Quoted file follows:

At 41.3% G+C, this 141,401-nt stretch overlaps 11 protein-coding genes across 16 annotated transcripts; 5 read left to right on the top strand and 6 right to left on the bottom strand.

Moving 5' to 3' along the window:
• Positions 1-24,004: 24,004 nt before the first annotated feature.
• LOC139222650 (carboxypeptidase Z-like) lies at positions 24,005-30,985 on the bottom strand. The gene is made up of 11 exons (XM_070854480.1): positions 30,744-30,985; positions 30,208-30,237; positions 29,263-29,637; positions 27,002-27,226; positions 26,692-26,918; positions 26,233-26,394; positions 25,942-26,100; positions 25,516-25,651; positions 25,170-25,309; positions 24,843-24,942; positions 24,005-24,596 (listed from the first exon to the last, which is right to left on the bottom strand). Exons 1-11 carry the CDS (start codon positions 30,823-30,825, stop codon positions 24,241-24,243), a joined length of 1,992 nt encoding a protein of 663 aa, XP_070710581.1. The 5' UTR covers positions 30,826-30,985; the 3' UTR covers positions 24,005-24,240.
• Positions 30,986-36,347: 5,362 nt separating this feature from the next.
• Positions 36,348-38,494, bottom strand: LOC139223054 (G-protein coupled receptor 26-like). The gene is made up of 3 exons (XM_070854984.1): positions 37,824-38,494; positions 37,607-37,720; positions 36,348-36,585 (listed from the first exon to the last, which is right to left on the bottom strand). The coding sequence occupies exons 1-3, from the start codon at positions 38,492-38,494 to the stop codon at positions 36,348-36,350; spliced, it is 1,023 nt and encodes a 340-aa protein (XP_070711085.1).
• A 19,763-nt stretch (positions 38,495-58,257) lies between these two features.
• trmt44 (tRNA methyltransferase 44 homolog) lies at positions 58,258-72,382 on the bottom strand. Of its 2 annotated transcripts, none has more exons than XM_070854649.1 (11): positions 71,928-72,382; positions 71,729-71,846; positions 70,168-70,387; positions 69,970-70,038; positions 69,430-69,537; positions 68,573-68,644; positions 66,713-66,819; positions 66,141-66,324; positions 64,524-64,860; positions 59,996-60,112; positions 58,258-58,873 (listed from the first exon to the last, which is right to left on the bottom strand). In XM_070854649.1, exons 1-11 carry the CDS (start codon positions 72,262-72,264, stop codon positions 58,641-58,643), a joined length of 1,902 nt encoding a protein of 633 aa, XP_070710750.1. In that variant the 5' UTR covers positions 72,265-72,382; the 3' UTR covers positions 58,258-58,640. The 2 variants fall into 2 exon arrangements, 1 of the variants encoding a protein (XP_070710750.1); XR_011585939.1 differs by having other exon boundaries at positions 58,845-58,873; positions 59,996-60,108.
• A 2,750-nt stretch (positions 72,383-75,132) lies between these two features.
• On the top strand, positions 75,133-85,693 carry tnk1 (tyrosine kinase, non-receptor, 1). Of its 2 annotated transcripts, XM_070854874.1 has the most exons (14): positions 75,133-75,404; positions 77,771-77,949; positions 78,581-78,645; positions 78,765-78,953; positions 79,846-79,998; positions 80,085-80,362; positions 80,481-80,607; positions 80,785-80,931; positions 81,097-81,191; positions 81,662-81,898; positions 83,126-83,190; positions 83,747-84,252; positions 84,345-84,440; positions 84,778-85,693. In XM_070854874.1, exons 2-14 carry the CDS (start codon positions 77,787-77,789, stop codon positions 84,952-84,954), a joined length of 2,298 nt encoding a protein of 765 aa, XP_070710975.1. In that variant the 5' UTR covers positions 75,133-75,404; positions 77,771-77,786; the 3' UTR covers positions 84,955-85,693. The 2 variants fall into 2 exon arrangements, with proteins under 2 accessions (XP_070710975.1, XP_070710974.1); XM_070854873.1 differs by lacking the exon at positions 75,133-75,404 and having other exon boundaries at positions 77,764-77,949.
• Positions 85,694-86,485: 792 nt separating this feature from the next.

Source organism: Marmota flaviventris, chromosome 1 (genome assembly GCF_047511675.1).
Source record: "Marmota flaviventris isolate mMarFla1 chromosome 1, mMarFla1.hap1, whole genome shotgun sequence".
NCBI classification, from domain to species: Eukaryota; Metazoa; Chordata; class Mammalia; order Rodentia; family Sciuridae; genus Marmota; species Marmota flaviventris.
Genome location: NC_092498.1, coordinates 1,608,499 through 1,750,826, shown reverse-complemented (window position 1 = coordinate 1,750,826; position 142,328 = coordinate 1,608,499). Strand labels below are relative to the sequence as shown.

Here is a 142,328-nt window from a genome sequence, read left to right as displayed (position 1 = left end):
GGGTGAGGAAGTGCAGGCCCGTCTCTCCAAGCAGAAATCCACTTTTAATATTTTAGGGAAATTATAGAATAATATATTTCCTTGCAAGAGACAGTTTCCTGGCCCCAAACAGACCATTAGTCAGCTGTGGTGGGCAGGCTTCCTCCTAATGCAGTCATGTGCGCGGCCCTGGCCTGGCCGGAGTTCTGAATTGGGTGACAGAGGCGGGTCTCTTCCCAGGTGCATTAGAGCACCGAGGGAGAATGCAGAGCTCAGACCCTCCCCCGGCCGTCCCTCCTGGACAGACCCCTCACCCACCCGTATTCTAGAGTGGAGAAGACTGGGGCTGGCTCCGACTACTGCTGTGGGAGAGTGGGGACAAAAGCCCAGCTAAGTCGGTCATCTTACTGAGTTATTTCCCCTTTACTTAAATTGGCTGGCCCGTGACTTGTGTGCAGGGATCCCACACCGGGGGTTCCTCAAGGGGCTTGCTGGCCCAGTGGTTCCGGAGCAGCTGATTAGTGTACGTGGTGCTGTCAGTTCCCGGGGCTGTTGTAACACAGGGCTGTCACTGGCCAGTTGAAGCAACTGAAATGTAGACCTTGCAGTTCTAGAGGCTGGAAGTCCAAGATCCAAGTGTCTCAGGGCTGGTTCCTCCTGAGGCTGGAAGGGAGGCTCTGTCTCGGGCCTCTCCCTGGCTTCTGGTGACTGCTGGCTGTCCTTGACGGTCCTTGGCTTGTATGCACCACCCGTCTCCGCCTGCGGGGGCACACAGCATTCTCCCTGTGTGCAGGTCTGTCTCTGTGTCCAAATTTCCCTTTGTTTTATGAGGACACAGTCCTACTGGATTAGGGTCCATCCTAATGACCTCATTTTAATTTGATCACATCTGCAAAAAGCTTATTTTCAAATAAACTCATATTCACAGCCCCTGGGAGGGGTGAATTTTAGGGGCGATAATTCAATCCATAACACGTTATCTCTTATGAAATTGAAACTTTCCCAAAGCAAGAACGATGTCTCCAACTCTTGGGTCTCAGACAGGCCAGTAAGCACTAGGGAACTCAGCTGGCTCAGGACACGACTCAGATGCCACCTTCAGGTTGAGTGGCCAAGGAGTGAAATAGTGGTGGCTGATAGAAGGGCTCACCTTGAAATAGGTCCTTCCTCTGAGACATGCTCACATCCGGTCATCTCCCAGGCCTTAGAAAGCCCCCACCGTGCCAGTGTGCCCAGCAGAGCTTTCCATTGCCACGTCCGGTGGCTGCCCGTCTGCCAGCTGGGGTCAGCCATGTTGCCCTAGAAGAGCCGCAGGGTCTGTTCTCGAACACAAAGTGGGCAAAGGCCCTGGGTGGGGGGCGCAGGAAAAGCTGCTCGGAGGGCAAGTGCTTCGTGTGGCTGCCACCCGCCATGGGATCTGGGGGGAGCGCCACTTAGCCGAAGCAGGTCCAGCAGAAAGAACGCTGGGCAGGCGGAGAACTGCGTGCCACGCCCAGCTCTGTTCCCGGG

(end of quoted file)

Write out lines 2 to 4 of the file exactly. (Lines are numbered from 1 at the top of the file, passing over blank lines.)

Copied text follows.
Moving 5' to 3' along the window:
• Positions 1-24,004: 24,004 nt before the first annotated feature.
• LOC139222650 (carboxypeptidase Z-like) lies at positions 24,005-30,985 on the bottom strand. The gene is made up of 11 exons (XM_070854480.1): positions 30,744-30,985; positions 30,208-30,237; positions 29,263-29,637; positions 27,002-27,226; positions 26,692-26,918; positions 26,233-26,394; positions 25,942-26,100; positions 25,516-25,651; positions 25,170-25,309; positions 24,843-24,942; positions 24,005-24,596 (listed from the first exon to the last, which is right to left on the bottom strand). Exons 1-11 carry the CDS (start codon positions 30,823-30,825, stop codon positions 24,241-24,243), a joined length of 1,992 nt encoding a protein of 663 aa, XP_070710581.1. The 5' UTR covers positions 30,826-30,985; the 3' UTR covers positions 24,005-24,240.